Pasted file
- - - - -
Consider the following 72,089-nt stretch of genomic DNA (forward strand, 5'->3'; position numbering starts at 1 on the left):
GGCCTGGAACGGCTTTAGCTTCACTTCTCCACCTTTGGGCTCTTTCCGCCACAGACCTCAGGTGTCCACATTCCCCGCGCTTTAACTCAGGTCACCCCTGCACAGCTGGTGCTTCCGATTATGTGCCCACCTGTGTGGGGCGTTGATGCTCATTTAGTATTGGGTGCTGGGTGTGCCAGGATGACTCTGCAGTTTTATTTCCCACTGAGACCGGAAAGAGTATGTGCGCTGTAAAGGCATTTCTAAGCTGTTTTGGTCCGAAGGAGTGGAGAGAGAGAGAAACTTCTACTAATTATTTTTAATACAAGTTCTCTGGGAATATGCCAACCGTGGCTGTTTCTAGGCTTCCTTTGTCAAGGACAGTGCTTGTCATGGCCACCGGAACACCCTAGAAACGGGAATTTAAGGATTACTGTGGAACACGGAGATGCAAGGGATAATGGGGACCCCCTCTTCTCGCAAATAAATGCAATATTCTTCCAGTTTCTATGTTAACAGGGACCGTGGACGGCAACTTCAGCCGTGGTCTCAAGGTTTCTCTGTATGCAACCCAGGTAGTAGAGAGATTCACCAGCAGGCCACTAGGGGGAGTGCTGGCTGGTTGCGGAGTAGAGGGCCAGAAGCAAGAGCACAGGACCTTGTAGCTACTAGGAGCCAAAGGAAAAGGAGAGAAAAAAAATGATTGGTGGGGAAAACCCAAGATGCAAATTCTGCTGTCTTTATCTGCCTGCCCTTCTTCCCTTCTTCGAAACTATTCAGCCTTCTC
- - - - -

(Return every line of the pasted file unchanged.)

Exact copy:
Consider the following 72,089-nt stretch of genomic DNA (forward strand, 5'->3'; position numbering starts at 1 on the left):
GGCCTGGAACGGCTTTAGCTTCACTTCTCCACCTTTGGGCTCTTTCCGCCACAGACCTCAGGTGTCCACATTCCCCGCGCTTTAACTCAGGTCACCCCTGCACAGCTGGTGCTTCCGATTATGTGCCCACCTGTGTGGGGCGTTGATGCTCATTTAGTATTGGGTGCTGGGTGTGCCAGGATGACTCTGCAGTTTTATTTCCCACTGAGACCGGAAAGAGTATGTGCGCTGTAAAGGCATTTCTAAGCTGTTTTGGTCCGAAGGAGTGGAGAGAGAGAGAAACTTCTACTAATTATTTTTAATACAAGTTCTCTGGGAATATGCCAACCGTGGCTGTTTCTAGGCTTCCTTTGTCAAGGACAGTGCTTGTCATGGCCACCGGAACACCCTAGAAACGGGAATTTAAGGATTACTGTGGAACACGGAGATGCAAGGGATAATGGGGACCCCCTCTTCTCGCAAATAAATGCAATATTCTTCCAGTTTCTATGTTAACAGGGACCGTGGACGGCAACTTCAGCCGTGGTCTCAAGGTTTCTCTGTATGCAACCCAGGTAGTAGAGAGATTCACCAGCAGGCCACTAGGGGGAGTGCTGGCTGGTTGCGGAGTAGAGGGCCAGAAGCAAGAGCACAGGACCTTGTAGCTACTAGGAGCCAAAGGAAAAGGAGAGAAAAAAAATGATTGGTGGGGAAAACCCAAGATGCAAATTCTGCTGTCTTTATCTGCCTGCCCTTCTTCCCTTCTTCGAAACTATTCAGCCTTCTC